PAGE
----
I recently wrote about a crisis point when I came close to losing hope of winning the battle against a serious infection. I’d been re-admitted to hospital having developed complications at home following specialised surgery in the UK. It was a tough time but I never expected the outcome that followed…
Osteomyelitis, an infection of bone, was raging inside my skull and was failing to respond to a combination of IV antibiotics. I was considered at high risk of developing cavernous sinus thrombosis, meningitis, intra-cranial infection or septicaemia, all potentially fatal conditions. My eyesight was also under serious threat. When my condition deteriorated further, it was decided that I should be taken to the operating theatre to have multiple bone biopsies taken for analysis. On waking from the anaesthetic, I was informed that osteomyelitis had been confirmed and that a new regime of IV antibiotics would be commenced. Within hours of starting the new treatment, I’d turned the corner and was out of danger.
When the surgical team arrived at my bedside the following morning, they were beaming from ear to ear. The senior registrar turned to me and said, “You do realise that you’re famous, don’t you”? I looked at him in puzzlement. He told me that when my head was examined in theatre, it had caused enormous excitement. The pioneering surgery carried out in the UK, had proved fascinating to the Irish surgeons. The internal anatomy of my skull has been so radically altered, I’ve become an original of the species. It seems I’m now regarded as a rare medical specimen. Thankfully, an alive one!
Next week, I’ll tell you about how I became a ‘film star’ for a day.
Thanks folks for all your kind wishes last week for my trip back to see the surgeon. I’m sorry to take so long to report back on the outcome. While the day in Nottingham went smoothly, I was totally exhausted following it. With the arrival of our late summer, Connemara beckoned and I joyfully obeyed the call. I’m now suitably revived.
Since finishing all the treatment for the osteomyelits, I’ve been having recurring headaches along with episodes of acute bone pain. Despite taking strong pain killers plus an anti-inflammatory medication, the headaches have continued intermittently leaving me to wonder if the bone infection had really cleared. A recent blood test did little to allay this fear as it confirmed that the inflammatory marker (CRP), is markedly raised again.
(Image credit: Display at entrance to Nottingham Castle – photo taken on my mobile phone)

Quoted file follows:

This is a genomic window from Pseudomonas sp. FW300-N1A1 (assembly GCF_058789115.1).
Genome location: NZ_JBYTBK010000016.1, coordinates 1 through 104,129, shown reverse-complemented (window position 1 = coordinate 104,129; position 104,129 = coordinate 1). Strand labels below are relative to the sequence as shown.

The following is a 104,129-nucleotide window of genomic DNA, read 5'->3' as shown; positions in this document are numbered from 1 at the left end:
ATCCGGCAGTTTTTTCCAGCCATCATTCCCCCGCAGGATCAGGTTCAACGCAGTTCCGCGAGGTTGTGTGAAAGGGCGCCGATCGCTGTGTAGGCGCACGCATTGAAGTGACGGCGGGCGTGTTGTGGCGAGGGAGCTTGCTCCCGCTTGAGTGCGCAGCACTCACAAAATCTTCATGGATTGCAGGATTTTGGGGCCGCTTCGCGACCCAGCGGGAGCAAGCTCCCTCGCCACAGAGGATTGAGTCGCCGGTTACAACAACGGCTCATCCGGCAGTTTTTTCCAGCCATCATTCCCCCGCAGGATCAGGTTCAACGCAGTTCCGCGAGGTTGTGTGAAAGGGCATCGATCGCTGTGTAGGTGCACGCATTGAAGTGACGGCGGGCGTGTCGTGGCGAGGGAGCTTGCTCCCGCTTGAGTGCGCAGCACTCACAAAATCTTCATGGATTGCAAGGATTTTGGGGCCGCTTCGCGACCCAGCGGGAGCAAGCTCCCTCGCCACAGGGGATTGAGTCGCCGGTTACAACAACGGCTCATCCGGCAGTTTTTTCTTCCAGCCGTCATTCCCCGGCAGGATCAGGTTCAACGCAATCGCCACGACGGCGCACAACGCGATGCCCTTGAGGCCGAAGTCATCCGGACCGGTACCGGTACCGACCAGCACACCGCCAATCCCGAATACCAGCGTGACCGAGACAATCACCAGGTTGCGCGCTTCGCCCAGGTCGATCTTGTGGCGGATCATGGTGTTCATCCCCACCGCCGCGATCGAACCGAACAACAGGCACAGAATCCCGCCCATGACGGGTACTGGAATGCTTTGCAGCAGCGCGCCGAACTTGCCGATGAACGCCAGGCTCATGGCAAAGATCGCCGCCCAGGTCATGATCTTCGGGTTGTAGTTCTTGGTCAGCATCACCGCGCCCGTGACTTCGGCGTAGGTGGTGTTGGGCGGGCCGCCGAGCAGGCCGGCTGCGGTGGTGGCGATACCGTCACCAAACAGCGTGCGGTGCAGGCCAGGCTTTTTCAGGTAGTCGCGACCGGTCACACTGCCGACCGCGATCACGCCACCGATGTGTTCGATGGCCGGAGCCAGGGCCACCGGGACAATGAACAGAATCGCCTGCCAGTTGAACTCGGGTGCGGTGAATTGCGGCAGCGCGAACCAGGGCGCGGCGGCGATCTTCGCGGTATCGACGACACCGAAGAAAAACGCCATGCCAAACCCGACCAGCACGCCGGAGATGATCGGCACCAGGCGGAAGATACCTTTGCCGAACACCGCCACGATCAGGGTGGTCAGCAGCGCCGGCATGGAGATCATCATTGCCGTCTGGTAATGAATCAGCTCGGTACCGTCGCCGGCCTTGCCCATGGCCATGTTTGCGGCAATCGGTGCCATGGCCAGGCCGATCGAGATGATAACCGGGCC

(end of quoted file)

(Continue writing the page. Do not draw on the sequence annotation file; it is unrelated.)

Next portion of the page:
In Nottingham, the surgeon carried out an endoscopic examination of my head and and the report back was encouraging. The bone which was exposed by the surgery, has healed well despite the set-backs. However, the surgeon agreed that the abnormal blood test was a cause for concern. I had another blood test before leaving the hospital and a radioisotope bone scan has been requested, to check for any residual infection in the bone.
Due to the nature of my ongoing symptoms, the surgeon has advised that neuropathic pain is the most likely cause. This type of pain occurs as a result of damage to nerves following surgery/bone infections. Neuropathic pain is difficult to treat but can be eased by ‘tricyclic’ antidepressant medicines, by an action that is separate to their action on depression. Treatment is usually long term.
“Neuropathic pain (‘neuralgia’) is a pain that comes from problems with signals from the nerves. There are various causes. It is different to the common type of pain that is due to an injury, burn, pressure, etc. Traditional painkillers such as paracetamol, anti-inflammatories, codeine and morphine may help, but often do not help very much. However, neuropathic pain is often eased by antidepressant medicines – by an action that is separate to their action on depression. It is thought that they work by interfering with the way nerve impulses are transmitted. There are several tricyclic antidepressants, but amitriptyline is the one most commonly used for neuralgic pain. In many cases the pain is stopped, or greatly eased, by amitriptyline”.
I was sent home with a prescription for a low dose of amitriptyline. The side effect of this medication is increasing drowsiness so I’ve been advised to take it only at night and to persevere with it as it can take several weeks to get maximum benefit. If, after 3 weeks, I’ve not experienced any relief from the pain, I’ve been instructed to double the dosage every week until benefit is achieved. So… if my blogging becomes more sporadic with words slurred, you’ll know why!
The surgeon’s parting words to me were “you’re not out of the woods yet but there is light at the end of the tunnel”. That sums it up nicely.